The National Association of Pension Funds (NAPF), which represents almost 1,200 pension schemes with combined assets of nearly £800 billion, called on the Coalition Government to urgently boost confidence in the pension system or risk seeing millions of Britons slide into poverty in retirement.
In an annual survey, the NAPF found that the number of people who do not have confidence in the pension system outweigh the number of people who do. It is the first time in the survey’s four-year history that the balance has been in negative territory.
Of some 900 working adults surveyed, almost half said that they are not confident in pensions as a means of saving money. This compares to just four in ten who said that they are confident.
Last year the number of people who were confident outweighed those who were not by 5 per cent.
The NAPF also found that only 35 per cent of people think that a pension is the best way to save for retirement. This has fallen from 45 per cent one year ago.
Conversely, investing in property and ISAs has grown in popularity as a means of saving for retirement.
Joanne Segars, chief executive of the NAPF, said that faith in pensions has slumped at a time when it should be growing. She said that the decline is particularly worrying because from next year millions of people will be auto-enrolled into workplace pensions which they clearly have “so little faith in”.
According to the NAPF’s Pensions Confidence Index, three in ten Britons rate a pension as the most important benefit associated with their job, down from four in ten last year.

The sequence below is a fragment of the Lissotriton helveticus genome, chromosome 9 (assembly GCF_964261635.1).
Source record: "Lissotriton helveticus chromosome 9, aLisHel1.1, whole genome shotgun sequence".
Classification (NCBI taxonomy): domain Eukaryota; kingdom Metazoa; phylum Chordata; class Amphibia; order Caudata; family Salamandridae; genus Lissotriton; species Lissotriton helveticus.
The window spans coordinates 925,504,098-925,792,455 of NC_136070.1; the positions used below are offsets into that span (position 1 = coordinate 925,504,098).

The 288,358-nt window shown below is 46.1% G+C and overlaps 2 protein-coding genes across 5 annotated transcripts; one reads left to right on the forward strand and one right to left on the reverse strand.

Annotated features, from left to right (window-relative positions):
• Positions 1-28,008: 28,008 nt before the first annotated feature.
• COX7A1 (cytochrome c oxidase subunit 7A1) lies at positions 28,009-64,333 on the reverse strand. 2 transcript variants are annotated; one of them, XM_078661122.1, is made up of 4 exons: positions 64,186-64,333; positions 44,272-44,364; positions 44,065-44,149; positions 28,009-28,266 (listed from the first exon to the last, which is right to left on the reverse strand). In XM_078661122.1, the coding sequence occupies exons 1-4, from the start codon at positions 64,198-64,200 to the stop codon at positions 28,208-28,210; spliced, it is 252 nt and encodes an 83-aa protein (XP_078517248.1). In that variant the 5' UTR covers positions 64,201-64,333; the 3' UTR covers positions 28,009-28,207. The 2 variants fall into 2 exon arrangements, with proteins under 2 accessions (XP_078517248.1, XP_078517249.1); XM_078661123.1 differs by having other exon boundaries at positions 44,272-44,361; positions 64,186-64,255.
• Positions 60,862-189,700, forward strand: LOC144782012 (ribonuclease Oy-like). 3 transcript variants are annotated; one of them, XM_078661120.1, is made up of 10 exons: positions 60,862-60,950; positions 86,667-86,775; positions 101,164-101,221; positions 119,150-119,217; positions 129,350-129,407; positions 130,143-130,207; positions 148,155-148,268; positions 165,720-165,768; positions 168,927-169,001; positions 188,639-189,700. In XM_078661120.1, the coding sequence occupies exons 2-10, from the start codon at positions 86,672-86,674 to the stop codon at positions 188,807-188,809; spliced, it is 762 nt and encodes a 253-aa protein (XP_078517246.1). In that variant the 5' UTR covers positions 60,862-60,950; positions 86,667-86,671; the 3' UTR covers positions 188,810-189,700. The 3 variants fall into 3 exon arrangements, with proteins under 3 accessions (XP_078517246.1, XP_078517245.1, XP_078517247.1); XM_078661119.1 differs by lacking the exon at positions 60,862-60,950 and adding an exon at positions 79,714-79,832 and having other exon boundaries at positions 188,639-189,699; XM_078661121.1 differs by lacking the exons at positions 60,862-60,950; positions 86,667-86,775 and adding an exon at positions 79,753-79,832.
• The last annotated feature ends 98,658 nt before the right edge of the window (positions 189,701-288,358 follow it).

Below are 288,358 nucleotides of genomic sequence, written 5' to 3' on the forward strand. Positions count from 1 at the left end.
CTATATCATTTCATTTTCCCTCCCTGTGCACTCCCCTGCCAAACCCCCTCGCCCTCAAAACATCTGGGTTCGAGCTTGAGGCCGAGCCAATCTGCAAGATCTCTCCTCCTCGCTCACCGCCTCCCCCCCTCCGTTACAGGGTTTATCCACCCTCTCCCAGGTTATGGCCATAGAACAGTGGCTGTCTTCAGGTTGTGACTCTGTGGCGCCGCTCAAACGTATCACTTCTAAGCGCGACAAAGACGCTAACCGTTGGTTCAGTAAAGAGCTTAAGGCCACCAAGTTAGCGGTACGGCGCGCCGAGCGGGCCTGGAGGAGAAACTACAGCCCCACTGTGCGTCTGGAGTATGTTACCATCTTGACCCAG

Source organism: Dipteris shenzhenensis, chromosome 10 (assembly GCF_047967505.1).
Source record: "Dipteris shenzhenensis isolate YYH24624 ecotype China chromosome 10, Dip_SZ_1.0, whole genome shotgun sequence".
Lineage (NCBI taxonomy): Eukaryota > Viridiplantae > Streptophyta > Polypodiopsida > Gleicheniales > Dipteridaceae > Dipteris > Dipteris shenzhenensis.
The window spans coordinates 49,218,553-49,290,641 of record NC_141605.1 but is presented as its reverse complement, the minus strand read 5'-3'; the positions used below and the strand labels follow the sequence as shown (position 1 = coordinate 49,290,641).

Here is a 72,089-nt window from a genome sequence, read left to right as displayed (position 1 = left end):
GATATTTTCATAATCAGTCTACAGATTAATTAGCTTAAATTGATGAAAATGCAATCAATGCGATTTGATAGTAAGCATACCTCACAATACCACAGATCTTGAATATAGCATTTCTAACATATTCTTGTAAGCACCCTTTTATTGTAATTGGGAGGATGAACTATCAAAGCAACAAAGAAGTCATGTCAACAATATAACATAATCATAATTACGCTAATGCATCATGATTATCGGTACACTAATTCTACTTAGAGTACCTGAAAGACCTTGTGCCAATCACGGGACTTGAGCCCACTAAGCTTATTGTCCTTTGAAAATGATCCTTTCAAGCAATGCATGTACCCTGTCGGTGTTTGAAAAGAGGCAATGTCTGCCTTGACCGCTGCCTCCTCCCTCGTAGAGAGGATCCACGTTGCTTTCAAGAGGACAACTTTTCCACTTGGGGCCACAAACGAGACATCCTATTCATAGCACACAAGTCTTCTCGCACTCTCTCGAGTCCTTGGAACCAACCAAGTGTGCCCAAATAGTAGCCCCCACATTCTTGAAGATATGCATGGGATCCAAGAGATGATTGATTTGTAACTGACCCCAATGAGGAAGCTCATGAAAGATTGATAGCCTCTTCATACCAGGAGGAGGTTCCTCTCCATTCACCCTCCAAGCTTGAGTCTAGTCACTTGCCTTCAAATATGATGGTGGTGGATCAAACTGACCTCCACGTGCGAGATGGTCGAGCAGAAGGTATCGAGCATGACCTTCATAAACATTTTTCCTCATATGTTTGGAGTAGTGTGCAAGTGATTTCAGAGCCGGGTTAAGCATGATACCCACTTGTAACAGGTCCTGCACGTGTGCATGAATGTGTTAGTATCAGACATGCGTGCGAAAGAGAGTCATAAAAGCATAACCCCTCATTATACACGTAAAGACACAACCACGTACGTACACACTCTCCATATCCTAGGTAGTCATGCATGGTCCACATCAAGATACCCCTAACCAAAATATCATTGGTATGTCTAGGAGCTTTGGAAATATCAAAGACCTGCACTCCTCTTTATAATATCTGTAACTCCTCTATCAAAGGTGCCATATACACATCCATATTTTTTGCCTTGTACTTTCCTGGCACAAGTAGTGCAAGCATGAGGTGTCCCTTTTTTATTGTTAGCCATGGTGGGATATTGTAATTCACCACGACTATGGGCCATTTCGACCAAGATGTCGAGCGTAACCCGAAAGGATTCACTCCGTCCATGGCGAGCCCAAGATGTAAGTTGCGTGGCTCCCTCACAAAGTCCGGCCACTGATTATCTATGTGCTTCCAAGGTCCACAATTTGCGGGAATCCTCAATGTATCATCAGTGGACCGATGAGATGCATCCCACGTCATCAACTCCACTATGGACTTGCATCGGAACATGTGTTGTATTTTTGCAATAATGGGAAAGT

Ms Segars said: “Politicians have to boost confidence in pensions, or people will simply opt out. We need a pension framework that the public can believe in and rely on.
“We urge the Government to do more to fulfil its own pledge to reinvigorate pensions. It must get on with reforming the state pension by setting a simpler, single tier system. This would set a clear foundation for retirement on which people can build their workplace pension and savings.”
The NAPF said that the economic downturn has eroded faith in pensions, and the recent sharp stockmarket falls have also put many people off.
Hidden costs and the increased retirement ago are also behind the lack of faith. On top of this, squeezed household incomes and rising inflation mean that to too many Britons pension outlays can “seem like the weakest link” and are therefore cut.
“The Government must stress the importance of saving,” said Ms Segars.
Ros Altmann, director-general of Saga, the over-50s group, said a growing number of people had turned their backs on pensions after a series of scandals and amid increasing uncertainty over their jobs.
“People don’t have confidence in pensions,” she said. “We need to wake up to what is happening to savings. We have moved away from a culture of saving towards a culture of debt.
“If an advisor is advising you to put money into a pension it requires reams of paperwork but, until the credit crisis, it was very easy to borrow hundreds of thousands of pounds you could never pay back.”
In the summer an independent report into the state of pensions in the UK found that almost three quarters of private sector workers will be unable to “adequately exist” when they retire due to a low level of savings and the complex, costly and inefficient pensions system.
The report by the Workplace Retirement Income Commission said that millions of workers who retire after 2020 should expect a “bleak old age”.
Steve Webb, Pensions Minister, said last night: "We entirely agree that more needs to be done to boost confidence in pensions. We’re working on plans to simplify the state pension – providing a firm foundation on which to save ahead of the introduction of automatic enrolment."
By James Hall and Tim Ross, Consumer Affairs Editor The Telegraph.
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